Dear web typographers and designers, I need your help (and your woes!) A couple of days back, Jason Teague, Director of Web Design for AOL Global Programming and member of the W3C CSS3 Working Group made a request for input from designers around the CSS fonts and CSS web fonts modules. He has volunteered to be an advocate for them, and wants our thoughts and feedback on the way forward. It’s a welcome move, and a veritable bag of snakes he’s opening, so congratulations to Jason for volunteering to take the pain. I think we should help him out.
For my part, I’m planning to respond in detail, supported by a few test cases and examples of current rendering. Wish lists are great, but I think empirical evidence is more useful when identifying current issues and areas for improvement in the recommendations. So, if you’re a web typographer or designer and have come across problems or issues that might be worth cataloging, let me know what they are. I’ll promise to try and put together a test case and convert anecdotes to science if I’m able. Alternatively, you can just throw your thoughts into the comments for Jason’s article.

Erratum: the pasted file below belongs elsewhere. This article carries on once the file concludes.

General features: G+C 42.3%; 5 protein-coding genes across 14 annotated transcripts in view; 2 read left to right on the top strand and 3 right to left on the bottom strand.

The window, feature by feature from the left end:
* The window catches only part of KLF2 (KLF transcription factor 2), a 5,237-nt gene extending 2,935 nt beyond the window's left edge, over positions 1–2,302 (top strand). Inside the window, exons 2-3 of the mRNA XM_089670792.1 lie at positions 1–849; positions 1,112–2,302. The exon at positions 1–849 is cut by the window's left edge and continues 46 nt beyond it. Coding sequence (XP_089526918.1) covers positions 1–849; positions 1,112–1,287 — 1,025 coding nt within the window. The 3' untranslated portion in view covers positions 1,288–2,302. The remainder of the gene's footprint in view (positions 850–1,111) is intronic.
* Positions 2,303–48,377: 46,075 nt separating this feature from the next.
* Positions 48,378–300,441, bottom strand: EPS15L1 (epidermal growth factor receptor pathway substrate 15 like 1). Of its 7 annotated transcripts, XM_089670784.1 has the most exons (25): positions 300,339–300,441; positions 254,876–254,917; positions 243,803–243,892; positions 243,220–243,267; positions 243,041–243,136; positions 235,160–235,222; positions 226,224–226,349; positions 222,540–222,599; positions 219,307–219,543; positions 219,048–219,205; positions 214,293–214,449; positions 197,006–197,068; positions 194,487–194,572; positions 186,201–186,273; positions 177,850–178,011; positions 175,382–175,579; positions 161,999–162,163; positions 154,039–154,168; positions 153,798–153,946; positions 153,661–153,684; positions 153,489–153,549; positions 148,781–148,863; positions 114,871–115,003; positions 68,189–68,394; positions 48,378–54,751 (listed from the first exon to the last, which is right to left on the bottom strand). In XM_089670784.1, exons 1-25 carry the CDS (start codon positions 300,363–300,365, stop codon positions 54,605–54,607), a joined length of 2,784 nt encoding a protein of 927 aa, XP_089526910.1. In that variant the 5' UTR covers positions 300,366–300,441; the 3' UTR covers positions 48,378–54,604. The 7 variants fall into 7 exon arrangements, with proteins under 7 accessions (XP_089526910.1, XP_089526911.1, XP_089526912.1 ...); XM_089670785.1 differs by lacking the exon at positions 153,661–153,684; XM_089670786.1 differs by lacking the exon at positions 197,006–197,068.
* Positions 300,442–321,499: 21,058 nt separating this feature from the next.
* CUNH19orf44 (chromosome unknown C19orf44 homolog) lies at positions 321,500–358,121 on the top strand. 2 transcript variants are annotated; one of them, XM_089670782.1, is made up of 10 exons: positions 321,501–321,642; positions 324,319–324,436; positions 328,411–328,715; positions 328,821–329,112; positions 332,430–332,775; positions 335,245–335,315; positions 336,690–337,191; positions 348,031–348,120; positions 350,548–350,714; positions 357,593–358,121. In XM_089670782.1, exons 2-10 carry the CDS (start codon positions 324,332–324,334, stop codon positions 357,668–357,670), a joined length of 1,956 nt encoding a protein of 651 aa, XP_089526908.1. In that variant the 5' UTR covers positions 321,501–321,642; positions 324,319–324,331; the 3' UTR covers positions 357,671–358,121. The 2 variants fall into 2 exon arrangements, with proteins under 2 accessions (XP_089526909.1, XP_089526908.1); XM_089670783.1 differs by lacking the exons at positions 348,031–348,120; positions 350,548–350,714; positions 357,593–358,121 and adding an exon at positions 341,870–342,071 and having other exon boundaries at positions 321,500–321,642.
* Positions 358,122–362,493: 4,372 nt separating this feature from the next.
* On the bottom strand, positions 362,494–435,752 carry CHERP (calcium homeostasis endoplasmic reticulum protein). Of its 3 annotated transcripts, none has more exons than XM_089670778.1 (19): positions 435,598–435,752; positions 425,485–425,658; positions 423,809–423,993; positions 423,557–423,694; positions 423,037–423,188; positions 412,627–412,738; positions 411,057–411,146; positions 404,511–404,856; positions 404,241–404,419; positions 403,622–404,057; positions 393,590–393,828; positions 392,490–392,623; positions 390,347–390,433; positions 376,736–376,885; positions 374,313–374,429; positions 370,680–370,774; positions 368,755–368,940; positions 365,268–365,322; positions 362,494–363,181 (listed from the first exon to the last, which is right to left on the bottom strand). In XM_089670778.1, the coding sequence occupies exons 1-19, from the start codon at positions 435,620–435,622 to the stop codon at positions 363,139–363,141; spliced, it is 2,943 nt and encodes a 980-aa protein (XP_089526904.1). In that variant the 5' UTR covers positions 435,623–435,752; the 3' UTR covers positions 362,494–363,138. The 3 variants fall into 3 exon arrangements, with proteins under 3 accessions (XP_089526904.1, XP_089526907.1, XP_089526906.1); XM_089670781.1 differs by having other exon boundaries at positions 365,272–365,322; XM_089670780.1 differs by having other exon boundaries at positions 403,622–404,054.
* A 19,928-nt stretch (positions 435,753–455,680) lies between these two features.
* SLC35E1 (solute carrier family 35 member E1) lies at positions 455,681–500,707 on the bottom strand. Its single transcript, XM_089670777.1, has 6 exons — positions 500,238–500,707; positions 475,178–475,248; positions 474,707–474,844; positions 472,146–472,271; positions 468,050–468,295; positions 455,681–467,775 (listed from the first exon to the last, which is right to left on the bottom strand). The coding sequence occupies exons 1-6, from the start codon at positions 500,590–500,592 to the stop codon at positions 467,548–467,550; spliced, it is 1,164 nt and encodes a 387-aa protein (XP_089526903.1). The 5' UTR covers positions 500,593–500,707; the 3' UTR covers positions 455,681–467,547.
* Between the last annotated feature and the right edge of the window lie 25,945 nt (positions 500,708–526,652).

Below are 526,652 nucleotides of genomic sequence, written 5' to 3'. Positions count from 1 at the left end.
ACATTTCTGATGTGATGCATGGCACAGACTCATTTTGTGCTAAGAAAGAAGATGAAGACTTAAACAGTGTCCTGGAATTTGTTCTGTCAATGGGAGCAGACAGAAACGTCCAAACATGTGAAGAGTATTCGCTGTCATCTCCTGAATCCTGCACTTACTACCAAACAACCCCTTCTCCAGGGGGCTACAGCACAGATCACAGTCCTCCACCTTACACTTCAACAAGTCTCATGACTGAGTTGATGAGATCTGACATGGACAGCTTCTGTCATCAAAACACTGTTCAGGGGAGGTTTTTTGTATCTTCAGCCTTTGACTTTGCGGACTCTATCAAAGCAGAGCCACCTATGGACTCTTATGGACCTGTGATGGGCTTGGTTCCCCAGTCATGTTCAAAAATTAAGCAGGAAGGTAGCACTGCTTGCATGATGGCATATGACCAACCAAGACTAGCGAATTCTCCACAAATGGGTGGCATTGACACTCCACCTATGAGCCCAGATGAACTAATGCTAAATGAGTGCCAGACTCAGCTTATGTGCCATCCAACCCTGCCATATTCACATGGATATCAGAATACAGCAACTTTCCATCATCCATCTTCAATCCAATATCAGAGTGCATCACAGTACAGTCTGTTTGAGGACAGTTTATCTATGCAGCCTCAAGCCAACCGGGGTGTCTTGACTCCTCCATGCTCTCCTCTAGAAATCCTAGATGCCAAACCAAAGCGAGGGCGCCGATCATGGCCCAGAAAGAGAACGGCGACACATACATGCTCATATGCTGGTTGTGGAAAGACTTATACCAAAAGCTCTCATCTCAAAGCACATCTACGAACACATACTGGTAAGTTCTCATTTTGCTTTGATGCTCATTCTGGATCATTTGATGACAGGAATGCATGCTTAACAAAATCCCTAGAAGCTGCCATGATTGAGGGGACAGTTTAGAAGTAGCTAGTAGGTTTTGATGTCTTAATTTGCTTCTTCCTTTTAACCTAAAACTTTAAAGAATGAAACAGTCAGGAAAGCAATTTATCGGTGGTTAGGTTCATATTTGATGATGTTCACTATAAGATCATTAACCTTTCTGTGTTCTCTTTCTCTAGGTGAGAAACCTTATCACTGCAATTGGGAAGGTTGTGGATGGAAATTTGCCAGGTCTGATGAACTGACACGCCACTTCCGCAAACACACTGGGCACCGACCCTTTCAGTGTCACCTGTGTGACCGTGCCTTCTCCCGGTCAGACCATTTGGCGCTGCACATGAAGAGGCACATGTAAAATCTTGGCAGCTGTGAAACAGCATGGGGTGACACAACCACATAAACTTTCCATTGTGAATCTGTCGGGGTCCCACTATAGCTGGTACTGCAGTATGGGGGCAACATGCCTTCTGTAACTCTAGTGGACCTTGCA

As an example of what I think might be useful, I’m planning on discussing classic type setting techniques that are either badly supported or absent like old-style versus lining versus small-cap numerals, raised or drop caps, granular glyph weights, ligatures, baseline fixing, etc. I’ll also be mentioning browser-specific hacks I use to achieve better rendering like setting a miniscule opacity value in Firefox on OSX to de-bloat the glyphs and improve larger-size anti-aliasing.
What do you think?